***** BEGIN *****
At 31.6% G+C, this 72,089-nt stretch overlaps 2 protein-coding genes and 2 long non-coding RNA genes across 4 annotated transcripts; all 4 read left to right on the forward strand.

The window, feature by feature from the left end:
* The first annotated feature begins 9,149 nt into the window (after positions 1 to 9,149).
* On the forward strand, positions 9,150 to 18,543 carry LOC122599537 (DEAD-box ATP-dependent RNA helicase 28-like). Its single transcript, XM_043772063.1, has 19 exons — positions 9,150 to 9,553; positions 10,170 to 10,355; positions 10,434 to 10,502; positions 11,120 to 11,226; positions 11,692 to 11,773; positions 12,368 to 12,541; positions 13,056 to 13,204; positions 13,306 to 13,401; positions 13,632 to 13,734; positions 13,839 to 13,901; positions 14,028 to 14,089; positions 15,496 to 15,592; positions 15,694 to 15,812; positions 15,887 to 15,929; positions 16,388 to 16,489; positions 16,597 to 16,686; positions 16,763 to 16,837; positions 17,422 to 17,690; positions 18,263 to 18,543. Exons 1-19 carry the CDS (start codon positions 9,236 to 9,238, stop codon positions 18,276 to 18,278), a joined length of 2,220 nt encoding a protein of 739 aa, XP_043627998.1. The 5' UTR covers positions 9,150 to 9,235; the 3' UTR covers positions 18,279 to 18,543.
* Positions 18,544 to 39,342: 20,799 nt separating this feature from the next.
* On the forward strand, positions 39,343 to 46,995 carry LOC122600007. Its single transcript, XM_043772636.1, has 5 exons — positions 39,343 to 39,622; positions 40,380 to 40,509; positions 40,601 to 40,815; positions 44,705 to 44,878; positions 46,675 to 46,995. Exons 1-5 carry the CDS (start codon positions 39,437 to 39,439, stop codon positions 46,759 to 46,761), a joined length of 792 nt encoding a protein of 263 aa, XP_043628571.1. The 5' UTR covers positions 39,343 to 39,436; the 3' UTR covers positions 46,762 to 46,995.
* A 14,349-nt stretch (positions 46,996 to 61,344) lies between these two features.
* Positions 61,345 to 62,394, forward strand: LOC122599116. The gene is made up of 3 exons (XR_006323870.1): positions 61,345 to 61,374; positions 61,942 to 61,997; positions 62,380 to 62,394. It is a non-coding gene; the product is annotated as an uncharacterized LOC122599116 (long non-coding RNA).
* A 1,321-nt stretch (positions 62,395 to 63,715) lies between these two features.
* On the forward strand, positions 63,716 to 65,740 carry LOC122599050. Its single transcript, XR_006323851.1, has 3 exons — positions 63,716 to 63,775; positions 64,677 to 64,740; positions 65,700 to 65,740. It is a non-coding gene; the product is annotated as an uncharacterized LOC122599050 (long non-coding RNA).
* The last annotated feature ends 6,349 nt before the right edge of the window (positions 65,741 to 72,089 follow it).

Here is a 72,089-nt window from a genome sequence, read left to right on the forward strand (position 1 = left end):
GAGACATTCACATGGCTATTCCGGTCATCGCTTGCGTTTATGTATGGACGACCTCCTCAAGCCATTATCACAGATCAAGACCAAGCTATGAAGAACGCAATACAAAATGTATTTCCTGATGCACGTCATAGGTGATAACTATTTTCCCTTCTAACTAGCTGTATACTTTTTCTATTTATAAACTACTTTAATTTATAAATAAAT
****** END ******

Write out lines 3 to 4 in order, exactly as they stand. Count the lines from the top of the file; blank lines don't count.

* The first annotated feature begins 9,149 nt into the window (after positions 1 to 9,149).
* On the forward strand, positions 9,150 to 18,543 carry LOC122599537 (DEAD-box ATP-dependent RNA helicase 28-like). Its single transcript, XM_043772063.1, has 19 exons — positions 9,150 to 9,553; positions 10,170 to 10,355; positions 10,434 to 10,502; positions 11,120 to 11,226; positions 11,692 to 11,773; positions 12,368 to 12,541; positions 13,056 to 13,204; positions 13,306 to 13,401; positions 13,632 to 13,734; positions 13,839 to 13,901; positions 14,028 to 14,089; positions 15,496 to 15,592; positions 15,694 to 15,812; positions 15,887 to 15,929; positions 16,388 to 16,489; positions 16,597 to 16,686; positions 16,763 to 16,837; positions 17,422 to 17,690; positions 18,263 to 18,543. Exons 1-19 carry the CDS (start codon positions 9,236 to 9,238, stop codon positions 18,276 to 18,278), a joined length of 2,220 nt encoding a protein of 739 aa, XP_043627998.1. The 5' UTR covers positions 9,150 to 9,235; the 3' UTR covers positions 18,279 to 18,543.